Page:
We analyzed the cellular composition of these lesions with IBA1, iNOS and CD3 stains (Fig. 4A). In the CNS, IBA1 was originally thought to specifically stain microglial cells, especially activated microglia [38], [39], but later studies showed that blood-derived macrophages equally stain positive for this marker under inflammatory conditions [40]. IBA1 does therefore not differentiate between both cell types and should thus be regarded as a marker for all professional phagocytic cells in the CNS.

The meninges were thickened and showed infiltrations of CD3-positive T cells and IBA1-positive cells. In the parenchyma, two different lesion patterns were seen: nodular structures with actual parenchymal infiltration of T cells (Fig. 4A, middle panels), and tight vascular cuffs associated with larger gauge blood vessels (Fig. 4A, right panels). Interestingly, the highest content of iNOS-positive cells was seen in the parenchymal noduli. Only isolated B cells, and no neutrophils or astrocytes contributed to the formation of these lesions (data not shown). Increased abundance of glial cells was observed for both microglia and GFAP (glial fibrillary acidic protein)-positive astroglia at day 21 p.i. (Fig. 4B).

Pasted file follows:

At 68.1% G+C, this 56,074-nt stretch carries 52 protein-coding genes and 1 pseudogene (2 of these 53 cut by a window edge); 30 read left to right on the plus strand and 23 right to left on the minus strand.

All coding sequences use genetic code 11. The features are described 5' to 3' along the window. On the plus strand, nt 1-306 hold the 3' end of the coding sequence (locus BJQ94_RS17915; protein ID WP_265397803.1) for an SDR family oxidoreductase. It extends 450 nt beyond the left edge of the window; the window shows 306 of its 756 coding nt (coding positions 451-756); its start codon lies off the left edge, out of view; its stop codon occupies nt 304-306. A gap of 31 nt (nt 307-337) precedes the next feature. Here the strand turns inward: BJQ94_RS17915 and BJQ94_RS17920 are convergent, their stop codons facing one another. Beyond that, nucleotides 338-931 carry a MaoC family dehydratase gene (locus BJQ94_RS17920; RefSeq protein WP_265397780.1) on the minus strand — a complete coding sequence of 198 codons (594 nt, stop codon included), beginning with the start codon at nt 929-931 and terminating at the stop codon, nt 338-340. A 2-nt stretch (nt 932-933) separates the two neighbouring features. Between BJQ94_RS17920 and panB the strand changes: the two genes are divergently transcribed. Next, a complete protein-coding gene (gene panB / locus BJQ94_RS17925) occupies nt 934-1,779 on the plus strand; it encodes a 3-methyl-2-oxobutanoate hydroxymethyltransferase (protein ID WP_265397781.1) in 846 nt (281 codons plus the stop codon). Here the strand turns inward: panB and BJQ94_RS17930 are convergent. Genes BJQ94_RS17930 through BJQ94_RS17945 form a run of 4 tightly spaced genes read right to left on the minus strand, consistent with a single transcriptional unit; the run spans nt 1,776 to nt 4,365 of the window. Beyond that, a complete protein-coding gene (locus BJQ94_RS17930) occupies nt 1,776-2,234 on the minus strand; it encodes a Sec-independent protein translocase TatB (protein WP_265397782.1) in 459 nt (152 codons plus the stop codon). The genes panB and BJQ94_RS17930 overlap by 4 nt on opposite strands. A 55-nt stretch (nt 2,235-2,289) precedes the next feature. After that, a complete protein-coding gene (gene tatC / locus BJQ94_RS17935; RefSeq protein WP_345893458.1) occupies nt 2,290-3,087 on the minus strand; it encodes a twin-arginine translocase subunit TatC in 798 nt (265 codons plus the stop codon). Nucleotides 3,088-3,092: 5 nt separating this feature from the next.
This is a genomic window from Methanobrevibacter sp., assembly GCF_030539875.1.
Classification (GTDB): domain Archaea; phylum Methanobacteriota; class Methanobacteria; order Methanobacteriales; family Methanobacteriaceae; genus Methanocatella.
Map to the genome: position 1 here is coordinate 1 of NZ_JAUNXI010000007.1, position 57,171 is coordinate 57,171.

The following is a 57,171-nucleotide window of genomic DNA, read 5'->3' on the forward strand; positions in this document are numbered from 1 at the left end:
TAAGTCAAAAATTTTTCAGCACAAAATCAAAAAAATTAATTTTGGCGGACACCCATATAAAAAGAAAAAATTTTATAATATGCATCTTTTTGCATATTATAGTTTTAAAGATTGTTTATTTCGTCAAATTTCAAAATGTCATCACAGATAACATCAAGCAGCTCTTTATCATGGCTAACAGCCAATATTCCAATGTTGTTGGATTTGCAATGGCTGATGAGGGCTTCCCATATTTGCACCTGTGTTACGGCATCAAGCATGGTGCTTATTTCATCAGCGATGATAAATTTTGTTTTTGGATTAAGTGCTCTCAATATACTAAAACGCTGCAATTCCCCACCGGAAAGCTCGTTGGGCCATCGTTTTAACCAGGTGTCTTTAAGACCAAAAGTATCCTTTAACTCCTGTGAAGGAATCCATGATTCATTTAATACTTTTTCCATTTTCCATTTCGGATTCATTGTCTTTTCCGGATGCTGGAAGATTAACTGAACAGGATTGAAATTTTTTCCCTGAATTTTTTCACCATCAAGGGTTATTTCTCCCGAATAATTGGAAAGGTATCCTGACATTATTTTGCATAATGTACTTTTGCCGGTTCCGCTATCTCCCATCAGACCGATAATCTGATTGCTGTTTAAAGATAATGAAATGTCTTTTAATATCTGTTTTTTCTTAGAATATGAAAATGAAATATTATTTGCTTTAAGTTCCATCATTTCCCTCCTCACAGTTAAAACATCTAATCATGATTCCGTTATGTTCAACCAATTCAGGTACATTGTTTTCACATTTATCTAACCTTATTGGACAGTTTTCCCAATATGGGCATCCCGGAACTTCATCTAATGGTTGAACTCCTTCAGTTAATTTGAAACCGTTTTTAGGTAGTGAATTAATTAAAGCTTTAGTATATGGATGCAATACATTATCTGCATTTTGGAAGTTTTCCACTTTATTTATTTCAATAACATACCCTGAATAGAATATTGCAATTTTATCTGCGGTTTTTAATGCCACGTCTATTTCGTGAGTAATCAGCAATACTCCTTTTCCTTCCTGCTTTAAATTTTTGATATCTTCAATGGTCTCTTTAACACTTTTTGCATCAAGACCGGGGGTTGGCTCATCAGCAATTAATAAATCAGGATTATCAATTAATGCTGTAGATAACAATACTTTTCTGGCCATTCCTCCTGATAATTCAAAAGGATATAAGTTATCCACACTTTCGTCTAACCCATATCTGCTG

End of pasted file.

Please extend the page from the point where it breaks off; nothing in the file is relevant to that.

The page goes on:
Thus, activation of glial cells in the brain parenchyma, with contribution of both astrocytes and microglia/macrophages, as well as infiltration of T cells with a perivascular predominance were the hallmarks of CNS inflammation during O. tsutsugamushi infection. The nodular infiltrative lesions had a higher content of activated iNOS-expressing cells compared to meninges and vascular cuffs.

Three patterns of pulmonary tissue lesions in acute scrub typhus

Since O. tsutsugamushi preferentially infected the lung, we also investigated the development of pulmonary pathology. Whole lung samples from BALB/c mice footpad-infected with O. tsutsugamushi were taken for histopathological examination 7, 14 and 21 days p.i.

During the first two weeks after infection, hematoxylin/eosin (H&E)-stained sections did not show conspicuous alterations. At day 21 p.i. the infected animals developed inflammatory infiltrates, while L929-mock-treated animals showed no pathological changes (Fig. 5A, details 1–3). The cellular infiltrates were typically found in peribronchial areas, in the parenchyma and in the visceral pleura. Peribronchial lesions showed orientation towards the adjacent arterial blood vessels (Fig. 5A, detail 4), the characteristic localization of inducible bronchus-associated lymphatic tissue (BALT). Lesions in the alveoli had a nodular appearance (Fig. 5A, detail 5). The visceral pleura was focally invaded by inflammatory infiltrates (Fig. 5A, detail 6).